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Nat Neurosci. 2014 Feb;17(2):232-9. doi: 10.1038/nn.3615. Epub 2014 Jan 5.

Presynaptic glycine receptors as a potential therapeutic target for hyperekplexia disease.

Author information

1
1] Laboratory for Integrative Neuroscience, National Institute on Alcohol Abuse and Alcoholism, National Institutes of Health, Bethesda, Maryland, USA. [2] School of Life Sciences, University of Science and Technology of China, Hefei, China.
2
Center for Neuroscience and Pain Research, Department of Anesthesiology and Perioperative Medicine, The University of Texas MD Anderson Cancer Center, Houston, Texas, USA.
3
Synaptic Transmission Section, National Institute of Neurological and Stroke Disorders, National Institutes of Health, Bethesda, Maryland, USA.
4
Chemical Biology Research Branch, National Institute on Drug Abuse and National Institute on Alcohol Abuse and Alcoholism, National Institutes of Health, Bethesda, Maryland, USA.
5
1] Department of Anesthesiology, University of Pittsburgh School of Medicine, Pittsburgh, Pennsylvania, USA. [2] Department of Pharmacology and Chemical Biology, University of Pittsburgh School of Medicine, Pittsburgh, Pennsylvania, USA.
6
Department of Cell and Systems Biology, University of Toronto, Toronto, Ontario, Canada.
7
Laboratory for Integrative Neuroscience, National Institute on Alcohol Abuse and Alcoholism, National Institutes of Health, Bethesda, Maryland, USA.

Abstract

Although postsynaptic glycine receptors (GlyRs) as αβ heteromers attract considerable research attention, little is known about the role of presynaptic GlyRs, likely α homomers, in diseases. Here, we demonstrate that dehydroxylcannabidiol (DH-CBD), a nonpsychoactive cannabinoid, can rescue GlyR functional deficiency and exaggerated acoustic and tactile startle responses in mice bearing point mutations in α1 GlyRs that are responsible for a hereditary startle-hyperekplexia disease. The GlyRs expressed as α1 homomers either in HEK-293 cells or at presynaptic terminals of the calyceal synapses in the auditory brainstem are more vulnerable than heteromers to hyperekplexia mutation-induced impairment. Homomeric mutants are more sensitive to DH-CBD than are heteromers, suggesting presynaptic GlyRs as a primary target. Consistent with this idea, DH-CBD selectively rescues impaired presynaptic GlyR activity and diminished glycine release in the brainstem and spinal cord of hyperekplexic mutant mice. Thus, presynaptic α1 GlyRs emerge as a potential therapeutic target for dominant hyperekplexia disease and other diseases with GlyR deficiency.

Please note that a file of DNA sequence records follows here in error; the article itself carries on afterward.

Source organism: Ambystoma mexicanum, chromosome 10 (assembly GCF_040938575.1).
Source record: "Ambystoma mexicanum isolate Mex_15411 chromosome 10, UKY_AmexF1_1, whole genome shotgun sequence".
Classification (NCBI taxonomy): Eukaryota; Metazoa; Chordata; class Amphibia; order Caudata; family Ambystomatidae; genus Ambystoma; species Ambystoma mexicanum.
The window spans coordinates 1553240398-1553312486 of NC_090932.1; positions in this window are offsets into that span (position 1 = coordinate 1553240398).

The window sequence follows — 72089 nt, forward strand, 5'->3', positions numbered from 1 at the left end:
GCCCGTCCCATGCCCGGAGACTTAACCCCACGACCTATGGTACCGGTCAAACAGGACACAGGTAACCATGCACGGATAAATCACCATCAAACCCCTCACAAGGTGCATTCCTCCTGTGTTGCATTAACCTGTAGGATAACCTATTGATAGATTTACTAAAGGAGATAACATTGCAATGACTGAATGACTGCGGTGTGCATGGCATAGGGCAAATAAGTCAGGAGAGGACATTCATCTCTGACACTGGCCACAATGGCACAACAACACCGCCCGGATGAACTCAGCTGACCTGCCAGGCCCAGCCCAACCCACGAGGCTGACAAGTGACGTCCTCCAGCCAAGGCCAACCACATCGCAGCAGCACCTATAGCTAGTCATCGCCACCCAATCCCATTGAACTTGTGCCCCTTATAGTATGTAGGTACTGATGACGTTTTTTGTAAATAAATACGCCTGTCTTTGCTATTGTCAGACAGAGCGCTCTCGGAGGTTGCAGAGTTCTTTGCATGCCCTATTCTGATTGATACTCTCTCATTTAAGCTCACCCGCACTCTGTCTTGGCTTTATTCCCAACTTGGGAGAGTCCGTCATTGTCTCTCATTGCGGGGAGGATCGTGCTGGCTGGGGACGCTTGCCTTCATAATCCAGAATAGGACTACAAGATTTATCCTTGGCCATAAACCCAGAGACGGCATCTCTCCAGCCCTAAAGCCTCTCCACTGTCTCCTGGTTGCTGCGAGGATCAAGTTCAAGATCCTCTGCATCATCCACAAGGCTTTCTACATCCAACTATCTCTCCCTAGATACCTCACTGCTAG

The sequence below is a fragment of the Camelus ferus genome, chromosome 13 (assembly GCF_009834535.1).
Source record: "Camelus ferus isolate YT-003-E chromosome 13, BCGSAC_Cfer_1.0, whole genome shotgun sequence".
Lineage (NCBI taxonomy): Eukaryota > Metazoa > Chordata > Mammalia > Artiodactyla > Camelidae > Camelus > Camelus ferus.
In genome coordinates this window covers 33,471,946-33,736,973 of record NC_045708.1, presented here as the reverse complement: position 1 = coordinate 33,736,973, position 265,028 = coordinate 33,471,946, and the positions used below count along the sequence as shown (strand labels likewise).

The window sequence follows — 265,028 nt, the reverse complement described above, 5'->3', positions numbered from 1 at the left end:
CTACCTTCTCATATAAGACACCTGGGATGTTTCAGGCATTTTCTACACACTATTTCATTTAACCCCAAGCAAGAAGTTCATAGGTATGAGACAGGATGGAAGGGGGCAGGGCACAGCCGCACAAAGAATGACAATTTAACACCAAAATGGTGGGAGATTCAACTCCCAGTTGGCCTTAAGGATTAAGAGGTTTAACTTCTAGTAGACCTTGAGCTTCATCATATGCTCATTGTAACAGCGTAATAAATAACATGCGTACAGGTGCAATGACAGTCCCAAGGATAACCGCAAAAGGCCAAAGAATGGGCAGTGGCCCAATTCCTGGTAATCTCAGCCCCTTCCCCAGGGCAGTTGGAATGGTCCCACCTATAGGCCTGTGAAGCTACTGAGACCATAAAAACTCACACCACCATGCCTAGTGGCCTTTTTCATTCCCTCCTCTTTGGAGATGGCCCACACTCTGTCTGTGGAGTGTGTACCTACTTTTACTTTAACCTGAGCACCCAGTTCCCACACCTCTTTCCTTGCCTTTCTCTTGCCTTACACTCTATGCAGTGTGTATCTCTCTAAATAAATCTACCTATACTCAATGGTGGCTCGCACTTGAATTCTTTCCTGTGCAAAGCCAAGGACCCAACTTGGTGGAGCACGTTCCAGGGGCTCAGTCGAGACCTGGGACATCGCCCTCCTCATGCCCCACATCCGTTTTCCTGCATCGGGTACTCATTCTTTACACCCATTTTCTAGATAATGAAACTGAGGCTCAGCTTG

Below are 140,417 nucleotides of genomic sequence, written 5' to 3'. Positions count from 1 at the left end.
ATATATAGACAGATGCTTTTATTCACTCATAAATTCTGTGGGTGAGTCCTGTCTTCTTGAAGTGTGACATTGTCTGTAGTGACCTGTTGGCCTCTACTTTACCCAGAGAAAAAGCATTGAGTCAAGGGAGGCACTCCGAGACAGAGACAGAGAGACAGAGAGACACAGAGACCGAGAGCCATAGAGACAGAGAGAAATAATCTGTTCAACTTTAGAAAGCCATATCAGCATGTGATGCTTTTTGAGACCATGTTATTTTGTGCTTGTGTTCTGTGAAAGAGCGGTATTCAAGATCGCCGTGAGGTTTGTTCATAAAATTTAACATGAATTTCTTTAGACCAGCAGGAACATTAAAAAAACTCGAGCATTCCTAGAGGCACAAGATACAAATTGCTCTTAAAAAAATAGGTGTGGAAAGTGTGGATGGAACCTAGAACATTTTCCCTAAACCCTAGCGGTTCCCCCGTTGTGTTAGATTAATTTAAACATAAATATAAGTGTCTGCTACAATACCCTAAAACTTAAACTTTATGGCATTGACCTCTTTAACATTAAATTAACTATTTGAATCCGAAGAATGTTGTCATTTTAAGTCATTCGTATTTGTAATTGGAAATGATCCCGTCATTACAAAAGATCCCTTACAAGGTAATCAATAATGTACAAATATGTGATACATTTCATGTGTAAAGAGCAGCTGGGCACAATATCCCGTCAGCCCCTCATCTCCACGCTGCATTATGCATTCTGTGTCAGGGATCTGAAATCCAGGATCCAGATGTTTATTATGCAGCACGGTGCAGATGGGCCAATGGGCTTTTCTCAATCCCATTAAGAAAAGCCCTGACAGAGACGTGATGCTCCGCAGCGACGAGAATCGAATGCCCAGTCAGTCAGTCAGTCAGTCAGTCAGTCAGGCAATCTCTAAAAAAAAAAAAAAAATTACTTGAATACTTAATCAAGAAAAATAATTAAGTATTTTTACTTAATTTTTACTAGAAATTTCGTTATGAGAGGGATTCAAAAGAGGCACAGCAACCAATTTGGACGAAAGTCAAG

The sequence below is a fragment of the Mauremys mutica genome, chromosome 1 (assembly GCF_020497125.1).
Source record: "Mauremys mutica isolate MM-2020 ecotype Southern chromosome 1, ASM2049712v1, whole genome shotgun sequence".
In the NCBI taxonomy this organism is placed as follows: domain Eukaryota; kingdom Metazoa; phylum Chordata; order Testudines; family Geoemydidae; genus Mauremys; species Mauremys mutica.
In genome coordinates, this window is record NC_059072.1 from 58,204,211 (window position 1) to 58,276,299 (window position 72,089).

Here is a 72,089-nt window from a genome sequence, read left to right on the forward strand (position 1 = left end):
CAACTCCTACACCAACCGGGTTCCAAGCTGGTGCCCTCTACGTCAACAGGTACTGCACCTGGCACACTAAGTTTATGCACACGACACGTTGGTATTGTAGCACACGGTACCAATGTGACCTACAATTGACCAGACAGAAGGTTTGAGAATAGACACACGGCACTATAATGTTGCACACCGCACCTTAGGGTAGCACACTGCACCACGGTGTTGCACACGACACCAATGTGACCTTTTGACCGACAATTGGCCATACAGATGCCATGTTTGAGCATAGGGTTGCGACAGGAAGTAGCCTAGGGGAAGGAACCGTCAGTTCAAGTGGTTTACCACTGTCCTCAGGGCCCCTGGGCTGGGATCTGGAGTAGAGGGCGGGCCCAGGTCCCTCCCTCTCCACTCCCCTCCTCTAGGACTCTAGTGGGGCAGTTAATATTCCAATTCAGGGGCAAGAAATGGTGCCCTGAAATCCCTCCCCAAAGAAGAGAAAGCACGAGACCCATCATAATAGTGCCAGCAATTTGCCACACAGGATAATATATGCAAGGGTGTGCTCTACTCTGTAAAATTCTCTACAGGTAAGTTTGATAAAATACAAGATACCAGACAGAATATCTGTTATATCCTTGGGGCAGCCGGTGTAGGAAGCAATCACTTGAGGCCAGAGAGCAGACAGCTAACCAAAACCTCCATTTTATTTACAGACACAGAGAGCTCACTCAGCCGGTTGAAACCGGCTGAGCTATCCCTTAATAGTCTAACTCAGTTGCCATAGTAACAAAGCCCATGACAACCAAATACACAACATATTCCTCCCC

PMID:
24390226
PMCID:
PMC4019963
DOI:
10.1038/nn.3615
[Indexed for MEDLINE]
Free PMC Article

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